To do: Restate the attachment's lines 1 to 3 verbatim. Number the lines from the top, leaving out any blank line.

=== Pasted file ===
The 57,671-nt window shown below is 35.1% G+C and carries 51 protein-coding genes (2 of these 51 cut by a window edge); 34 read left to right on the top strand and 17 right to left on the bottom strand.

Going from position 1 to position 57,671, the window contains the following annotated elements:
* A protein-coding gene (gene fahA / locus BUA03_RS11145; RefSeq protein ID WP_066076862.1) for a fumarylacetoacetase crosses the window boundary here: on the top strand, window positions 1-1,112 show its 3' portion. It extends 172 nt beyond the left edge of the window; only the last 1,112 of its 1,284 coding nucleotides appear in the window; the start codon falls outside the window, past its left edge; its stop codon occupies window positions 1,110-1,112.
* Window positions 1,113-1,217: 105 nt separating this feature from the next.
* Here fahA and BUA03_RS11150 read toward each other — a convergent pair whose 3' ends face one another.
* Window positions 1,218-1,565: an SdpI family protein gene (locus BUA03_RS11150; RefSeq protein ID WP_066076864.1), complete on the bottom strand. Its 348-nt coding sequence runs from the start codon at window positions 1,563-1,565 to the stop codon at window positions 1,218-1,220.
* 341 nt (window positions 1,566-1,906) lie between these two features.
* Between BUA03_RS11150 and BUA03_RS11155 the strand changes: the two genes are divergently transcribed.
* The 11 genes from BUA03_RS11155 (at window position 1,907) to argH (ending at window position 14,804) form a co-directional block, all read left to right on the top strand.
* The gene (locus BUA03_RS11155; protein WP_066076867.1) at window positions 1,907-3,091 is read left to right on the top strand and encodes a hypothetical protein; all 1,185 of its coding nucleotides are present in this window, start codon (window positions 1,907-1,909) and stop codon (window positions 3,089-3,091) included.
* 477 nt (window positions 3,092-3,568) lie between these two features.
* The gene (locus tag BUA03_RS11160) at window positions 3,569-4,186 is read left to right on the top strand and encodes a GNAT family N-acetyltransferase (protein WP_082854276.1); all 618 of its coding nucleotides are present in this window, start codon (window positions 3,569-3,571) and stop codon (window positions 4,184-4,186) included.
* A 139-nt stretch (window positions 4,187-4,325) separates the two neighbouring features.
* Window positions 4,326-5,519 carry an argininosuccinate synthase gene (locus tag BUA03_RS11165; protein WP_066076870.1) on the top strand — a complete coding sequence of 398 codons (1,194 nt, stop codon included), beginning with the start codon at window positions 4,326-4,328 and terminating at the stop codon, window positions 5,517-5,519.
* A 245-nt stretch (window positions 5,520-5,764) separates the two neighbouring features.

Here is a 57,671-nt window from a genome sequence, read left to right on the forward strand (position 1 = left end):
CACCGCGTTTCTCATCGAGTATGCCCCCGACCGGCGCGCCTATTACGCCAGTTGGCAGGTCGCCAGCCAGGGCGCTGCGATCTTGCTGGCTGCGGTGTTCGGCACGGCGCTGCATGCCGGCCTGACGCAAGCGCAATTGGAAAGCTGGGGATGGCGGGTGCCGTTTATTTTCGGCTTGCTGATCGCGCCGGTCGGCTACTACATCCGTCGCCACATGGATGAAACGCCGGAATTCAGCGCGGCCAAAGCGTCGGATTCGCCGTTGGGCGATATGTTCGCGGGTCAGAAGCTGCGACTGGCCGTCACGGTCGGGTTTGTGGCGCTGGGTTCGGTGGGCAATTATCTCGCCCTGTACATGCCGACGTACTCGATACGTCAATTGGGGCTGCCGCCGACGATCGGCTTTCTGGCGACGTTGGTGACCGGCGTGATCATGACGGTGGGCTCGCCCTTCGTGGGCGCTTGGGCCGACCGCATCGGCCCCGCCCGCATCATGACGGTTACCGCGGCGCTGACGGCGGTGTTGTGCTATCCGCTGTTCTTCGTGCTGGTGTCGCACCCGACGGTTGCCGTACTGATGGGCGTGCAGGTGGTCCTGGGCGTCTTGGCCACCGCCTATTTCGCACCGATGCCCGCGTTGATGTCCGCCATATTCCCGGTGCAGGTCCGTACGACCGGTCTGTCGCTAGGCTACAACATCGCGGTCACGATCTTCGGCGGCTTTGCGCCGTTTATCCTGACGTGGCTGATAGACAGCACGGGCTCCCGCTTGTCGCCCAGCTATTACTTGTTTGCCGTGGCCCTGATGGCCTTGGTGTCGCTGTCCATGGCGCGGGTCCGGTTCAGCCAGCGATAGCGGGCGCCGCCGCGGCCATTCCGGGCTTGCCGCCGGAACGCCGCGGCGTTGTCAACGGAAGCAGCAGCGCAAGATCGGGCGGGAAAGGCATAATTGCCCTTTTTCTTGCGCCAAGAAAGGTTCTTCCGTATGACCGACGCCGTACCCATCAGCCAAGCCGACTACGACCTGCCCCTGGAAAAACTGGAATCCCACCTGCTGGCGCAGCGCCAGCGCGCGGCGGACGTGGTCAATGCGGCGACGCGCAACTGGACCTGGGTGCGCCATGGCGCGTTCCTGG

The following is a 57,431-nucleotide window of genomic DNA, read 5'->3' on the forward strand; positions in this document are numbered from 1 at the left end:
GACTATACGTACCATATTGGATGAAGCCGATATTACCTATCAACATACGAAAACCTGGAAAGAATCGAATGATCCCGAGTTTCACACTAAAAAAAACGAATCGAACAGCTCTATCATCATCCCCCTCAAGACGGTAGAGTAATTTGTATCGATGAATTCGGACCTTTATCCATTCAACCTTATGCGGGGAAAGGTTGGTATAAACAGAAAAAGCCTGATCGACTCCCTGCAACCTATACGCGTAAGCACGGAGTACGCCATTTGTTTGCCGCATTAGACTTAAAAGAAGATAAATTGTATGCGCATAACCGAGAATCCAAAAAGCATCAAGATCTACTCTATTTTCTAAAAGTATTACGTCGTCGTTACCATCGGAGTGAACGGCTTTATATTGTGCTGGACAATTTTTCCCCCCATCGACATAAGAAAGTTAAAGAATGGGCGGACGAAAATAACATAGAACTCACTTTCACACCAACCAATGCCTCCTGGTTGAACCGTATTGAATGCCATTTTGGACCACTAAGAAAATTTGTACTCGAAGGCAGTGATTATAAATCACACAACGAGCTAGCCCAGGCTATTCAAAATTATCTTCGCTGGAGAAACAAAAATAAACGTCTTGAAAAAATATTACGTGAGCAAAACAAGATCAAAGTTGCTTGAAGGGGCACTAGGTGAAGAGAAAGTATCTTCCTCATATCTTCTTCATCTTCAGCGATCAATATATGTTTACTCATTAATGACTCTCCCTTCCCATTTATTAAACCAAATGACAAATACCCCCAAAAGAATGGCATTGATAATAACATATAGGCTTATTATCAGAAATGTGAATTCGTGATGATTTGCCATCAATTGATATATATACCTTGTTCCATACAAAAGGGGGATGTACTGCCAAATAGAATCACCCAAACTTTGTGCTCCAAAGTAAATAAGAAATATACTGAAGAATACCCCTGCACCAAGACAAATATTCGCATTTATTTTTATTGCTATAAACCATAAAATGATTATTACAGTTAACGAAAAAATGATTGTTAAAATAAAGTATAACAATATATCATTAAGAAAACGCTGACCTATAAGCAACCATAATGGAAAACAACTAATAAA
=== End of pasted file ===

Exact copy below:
The 57,671-nt window shown below is 35.1% G+C and carries 51 protein-coding genes (2 of these 51 cut by a window edge); 34 read left to right on the top strand and 17 right to left on the bottom strand.

Going from position 1 to position 57,671, the window contains the following annotated elements:
* A protein-coding gene (gene fahA / locus BUA03_RS11145; RefSeq protein ID WP_066076862.1) for a fumarylacetoacetase crosses the window boundary here: on the top strand, window positions 1-1,112 show its 3' portion. It extends 172 nt beyond the left edge of the window; only the last 1,112 of its 1,284 coding nucleotides appear in the window; the start codon falls outside the window, past its left edge; its stop codon occupies window positions 1,110-1,112.